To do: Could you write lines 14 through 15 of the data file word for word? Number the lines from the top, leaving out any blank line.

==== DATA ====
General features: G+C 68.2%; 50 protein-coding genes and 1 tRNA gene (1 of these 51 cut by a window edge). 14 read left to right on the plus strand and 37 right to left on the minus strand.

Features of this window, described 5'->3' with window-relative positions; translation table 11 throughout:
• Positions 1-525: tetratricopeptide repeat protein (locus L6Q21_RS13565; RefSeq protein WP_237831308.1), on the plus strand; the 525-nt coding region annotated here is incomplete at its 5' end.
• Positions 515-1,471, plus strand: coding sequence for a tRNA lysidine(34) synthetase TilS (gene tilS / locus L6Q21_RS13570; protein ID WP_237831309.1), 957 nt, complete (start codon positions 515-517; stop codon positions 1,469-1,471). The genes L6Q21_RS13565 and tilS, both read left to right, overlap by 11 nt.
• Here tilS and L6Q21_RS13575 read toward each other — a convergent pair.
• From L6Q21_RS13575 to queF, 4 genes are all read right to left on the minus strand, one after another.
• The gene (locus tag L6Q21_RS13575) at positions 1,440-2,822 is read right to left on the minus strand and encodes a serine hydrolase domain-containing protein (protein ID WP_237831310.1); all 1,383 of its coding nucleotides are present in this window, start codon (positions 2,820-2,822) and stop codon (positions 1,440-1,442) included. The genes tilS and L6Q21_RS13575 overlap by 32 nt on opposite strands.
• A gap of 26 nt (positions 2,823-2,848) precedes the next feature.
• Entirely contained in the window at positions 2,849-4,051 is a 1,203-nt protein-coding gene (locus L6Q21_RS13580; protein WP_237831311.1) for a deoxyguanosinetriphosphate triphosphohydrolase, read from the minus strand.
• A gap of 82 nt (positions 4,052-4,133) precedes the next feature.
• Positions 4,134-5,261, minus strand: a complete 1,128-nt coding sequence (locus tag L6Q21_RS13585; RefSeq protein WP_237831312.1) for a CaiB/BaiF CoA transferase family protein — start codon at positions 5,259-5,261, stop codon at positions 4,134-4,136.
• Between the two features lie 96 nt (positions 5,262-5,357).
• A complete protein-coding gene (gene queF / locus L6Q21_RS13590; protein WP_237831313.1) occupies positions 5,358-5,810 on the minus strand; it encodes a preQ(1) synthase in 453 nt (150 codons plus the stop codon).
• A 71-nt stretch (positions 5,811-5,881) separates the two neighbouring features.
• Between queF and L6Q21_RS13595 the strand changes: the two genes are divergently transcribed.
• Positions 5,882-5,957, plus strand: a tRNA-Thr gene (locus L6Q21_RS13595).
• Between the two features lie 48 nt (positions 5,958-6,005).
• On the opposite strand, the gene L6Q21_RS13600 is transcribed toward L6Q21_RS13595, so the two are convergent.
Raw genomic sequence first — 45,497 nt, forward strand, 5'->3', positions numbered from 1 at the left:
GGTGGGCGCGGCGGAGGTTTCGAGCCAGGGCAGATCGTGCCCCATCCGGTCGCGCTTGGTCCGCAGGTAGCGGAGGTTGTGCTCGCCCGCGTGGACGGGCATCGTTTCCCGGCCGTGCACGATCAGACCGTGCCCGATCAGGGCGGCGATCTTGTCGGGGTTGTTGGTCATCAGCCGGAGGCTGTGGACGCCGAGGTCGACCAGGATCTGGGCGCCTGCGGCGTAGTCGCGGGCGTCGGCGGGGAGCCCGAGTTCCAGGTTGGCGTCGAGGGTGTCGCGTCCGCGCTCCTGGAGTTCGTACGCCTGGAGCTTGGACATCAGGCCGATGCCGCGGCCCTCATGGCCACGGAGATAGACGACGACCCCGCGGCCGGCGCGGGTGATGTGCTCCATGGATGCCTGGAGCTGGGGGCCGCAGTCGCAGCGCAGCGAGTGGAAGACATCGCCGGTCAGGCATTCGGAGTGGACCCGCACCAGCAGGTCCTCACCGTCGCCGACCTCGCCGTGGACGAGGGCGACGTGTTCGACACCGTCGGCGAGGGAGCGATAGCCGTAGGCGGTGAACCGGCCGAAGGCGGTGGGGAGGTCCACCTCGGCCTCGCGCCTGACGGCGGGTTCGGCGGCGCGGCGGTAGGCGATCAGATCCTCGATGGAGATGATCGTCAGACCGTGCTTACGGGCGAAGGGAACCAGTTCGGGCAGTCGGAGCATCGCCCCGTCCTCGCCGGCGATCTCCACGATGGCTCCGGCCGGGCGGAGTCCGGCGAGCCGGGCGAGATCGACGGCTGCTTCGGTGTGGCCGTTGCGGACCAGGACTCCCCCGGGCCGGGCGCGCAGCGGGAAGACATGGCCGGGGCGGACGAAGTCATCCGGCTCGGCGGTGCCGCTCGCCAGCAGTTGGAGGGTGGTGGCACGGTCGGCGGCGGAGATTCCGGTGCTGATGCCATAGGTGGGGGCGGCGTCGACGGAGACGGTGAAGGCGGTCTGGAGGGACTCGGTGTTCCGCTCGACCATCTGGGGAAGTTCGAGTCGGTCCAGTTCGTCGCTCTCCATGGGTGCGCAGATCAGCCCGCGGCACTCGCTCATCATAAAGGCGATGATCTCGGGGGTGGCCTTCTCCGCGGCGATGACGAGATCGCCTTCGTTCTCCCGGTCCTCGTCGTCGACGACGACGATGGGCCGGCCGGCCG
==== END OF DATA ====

• A 71-nt stretch (positions 5,811-5,881) separates the two neighbouring features.
• Between queF and L6Q21_RS13595 the strand changes: the two genes are divergently transcribed.